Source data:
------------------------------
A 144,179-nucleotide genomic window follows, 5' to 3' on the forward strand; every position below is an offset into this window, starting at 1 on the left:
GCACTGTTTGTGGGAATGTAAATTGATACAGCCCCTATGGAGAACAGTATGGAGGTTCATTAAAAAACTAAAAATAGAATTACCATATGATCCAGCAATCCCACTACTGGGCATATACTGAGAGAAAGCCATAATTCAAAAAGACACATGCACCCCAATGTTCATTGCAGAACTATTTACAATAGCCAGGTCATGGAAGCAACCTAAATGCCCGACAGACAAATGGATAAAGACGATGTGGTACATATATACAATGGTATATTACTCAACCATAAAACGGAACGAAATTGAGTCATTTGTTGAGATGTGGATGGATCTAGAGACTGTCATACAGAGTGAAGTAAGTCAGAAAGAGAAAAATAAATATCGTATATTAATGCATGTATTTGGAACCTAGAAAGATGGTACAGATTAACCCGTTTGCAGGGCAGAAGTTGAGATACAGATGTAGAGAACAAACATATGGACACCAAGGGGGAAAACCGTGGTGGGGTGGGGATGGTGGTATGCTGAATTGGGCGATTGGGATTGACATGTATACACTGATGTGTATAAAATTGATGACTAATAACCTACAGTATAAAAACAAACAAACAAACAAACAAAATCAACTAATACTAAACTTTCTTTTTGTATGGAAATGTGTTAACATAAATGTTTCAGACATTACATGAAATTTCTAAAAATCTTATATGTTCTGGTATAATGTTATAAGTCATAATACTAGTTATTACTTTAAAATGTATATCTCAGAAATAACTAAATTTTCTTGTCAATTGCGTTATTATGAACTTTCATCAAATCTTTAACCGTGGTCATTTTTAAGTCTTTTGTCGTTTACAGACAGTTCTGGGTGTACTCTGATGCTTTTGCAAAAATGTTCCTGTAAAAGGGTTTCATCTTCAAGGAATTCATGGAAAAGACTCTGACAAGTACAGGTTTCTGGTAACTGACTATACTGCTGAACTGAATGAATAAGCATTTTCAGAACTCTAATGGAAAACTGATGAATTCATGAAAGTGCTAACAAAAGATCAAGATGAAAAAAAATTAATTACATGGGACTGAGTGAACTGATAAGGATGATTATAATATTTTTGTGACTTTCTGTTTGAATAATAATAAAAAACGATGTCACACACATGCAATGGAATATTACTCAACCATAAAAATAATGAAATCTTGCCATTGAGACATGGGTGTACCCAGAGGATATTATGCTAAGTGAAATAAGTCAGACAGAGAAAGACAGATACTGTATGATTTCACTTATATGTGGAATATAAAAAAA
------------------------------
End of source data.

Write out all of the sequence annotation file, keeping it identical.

A 144,179-nucleotide genomic window follows, 5' to 3' on the forward strand; every position below is an offset into this window, starting at 1 on the left:
GCACTGTTTGTGGGAATGTAAATTGATACAGCCCCTATGGAGAACAGTATGGAGGTTCATTAAAAAACTAAAAATAGAATTACCATATGATCCAGCAATCCCACTACTGGGCATATACTGAGAGAAAGCCATAATTCAAAAAGACACATGCACCCCAATGTTCATTGCAGAACTATTTACAATAGCCAGGTCATGGAAGCAACCTAAATGCCCGACAGACAAATGGATAAAGACGATGTGGTACATATATACAATGGTATATTACTCAACCATAAAACGGAACGAAATTGAGTCATTTGTTGAGATGTGGATGGATCTAGAGACTGTCATACAGAGTGAAGTAAGTCAGAAAGAGAAAAATAAATATCGTATATTAATGCATGTATTTGGAACCTAGAAAGATGGTACAGATTAACCCGTTTGCAGGGCAGAAGTTGAGATACAGATGTAGAGAACAAACATATGGACACCAAGGGGGAAAACCGTGGTGGGGTGGGGATGGTGGTATGCTGAATTGGGCGATTGGGATTGACATGTATACACTGATGTGTATAAAATTGATGACTAATAACCTACAGTATAAAAACAAACAAACAAACAAACAAAATCAACTAATACTAAACTTTCTTTTTGTATGGAAATGTGTTAACATAAATGTTTCAGACATTACATGAAATTTCTAAAAATCTTATATGTTCTGGTATAATGTTATAAGTCATAATACTAGTTATTACTTTAAAATGTATATCTCAGAAATAACTAAATTTTCTTGTCAATTGCGTTATTATGAACTTTCATCAAATCTTTAACCGTGGTCATTTTTAAGTCTTTTGTCGTTTACAGACAGTTCTGGGTGTACTCTGATGCTTTTGCAAAAATGTTCCTGTAAAAGGGTTTCATCTTCAAGGAATTCATGGAAAAGACTCTGACAAGTACAGGTTTCTGGTAACTGACTATACTGCTGAACTGAATGAATAAGCATTTTCAGAACTCTAATGGAAAACTGATGAATTCATGAAAGTGCTAACAAAAGATCAAGATGAAAAAAAATTAATTACATGGGACTGAGTGAACTGATAAGGATGATTATAATATTTTTGTGACTTTCTGTTTGAATAATAATAAAAAACGATGTCACACACATGCAATGGAATATTACTCAACCATAAAAATAATGAAATCTTGCCATTGAGACATGGGTGTACCCAGAGGATATTATGCTAAGTGAAATAAGTCAGACAGAGAAAGACAGATACTGTATGATTTCACTTATATGTGGAATATAAAAAAA